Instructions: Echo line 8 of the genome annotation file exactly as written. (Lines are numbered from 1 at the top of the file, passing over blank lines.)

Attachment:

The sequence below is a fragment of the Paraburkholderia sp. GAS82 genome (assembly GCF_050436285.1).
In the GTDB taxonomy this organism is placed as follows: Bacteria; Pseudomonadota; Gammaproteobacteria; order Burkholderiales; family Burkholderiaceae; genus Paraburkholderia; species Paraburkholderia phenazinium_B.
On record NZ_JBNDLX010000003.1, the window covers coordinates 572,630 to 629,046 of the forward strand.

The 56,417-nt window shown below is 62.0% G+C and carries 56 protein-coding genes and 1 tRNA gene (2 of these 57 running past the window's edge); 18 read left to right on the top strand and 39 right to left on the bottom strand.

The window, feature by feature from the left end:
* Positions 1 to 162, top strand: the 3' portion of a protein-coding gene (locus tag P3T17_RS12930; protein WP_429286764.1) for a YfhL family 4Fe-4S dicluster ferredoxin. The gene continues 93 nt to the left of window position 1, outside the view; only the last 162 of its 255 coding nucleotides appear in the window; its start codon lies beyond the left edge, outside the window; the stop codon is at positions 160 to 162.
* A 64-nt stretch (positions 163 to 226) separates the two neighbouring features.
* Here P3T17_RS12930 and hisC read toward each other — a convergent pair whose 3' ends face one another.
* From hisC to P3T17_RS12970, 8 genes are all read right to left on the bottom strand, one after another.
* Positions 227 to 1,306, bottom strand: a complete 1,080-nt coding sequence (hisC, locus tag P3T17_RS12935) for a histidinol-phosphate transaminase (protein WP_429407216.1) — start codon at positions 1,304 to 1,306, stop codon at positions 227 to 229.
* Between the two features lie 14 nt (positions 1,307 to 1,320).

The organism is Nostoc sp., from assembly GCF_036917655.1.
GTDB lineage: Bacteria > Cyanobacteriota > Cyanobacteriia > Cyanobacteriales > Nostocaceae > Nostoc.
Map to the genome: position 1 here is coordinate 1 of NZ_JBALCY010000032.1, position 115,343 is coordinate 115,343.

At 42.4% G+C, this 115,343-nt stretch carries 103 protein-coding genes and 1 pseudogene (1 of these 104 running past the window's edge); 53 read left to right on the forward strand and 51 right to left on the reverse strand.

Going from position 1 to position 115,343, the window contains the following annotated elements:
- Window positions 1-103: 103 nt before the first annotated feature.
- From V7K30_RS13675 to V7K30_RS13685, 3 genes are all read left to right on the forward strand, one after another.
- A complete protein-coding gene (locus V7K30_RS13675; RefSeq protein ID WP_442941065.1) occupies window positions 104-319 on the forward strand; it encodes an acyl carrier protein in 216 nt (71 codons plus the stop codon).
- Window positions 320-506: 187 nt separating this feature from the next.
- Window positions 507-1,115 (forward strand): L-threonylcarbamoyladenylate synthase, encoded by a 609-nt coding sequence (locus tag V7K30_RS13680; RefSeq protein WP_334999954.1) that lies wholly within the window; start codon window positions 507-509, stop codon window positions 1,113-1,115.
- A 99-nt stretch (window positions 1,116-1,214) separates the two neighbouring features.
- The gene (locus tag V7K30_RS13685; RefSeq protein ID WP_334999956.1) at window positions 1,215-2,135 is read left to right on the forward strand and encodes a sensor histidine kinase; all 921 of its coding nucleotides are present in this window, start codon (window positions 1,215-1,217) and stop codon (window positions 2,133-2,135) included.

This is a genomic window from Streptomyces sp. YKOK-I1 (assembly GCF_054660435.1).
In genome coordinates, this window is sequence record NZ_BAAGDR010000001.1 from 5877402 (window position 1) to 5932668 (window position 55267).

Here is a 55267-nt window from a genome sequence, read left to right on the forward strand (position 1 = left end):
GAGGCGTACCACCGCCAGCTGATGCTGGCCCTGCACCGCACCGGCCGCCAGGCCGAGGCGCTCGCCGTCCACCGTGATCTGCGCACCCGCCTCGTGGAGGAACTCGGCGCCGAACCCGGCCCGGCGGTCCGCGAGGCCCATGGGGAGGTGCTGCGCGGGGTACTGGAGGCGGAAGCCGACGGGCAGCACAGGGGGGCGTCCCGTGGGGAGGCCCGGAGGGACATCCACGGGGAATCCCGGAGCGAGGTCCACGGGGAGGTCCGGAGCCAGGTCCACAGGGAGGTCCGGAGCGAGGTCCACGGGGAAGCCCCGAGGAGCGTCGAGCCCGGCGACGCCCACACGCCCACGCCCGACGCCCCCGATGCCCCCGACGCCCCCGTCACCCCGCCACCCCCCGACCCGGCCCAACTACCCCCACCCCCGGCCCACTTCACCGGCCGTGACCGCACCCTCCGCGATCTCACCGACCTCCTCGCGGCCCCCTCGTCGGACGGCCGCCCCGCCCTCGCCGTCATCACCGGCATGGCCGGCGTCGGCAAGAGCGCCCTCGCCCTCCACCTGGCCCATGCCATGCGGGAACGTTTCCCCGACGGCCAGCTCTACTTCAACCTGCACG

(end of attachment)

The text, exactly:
* Here P3T17_RS12930 and hisC read toward each other — a convergent pair whose 3' ends face one another.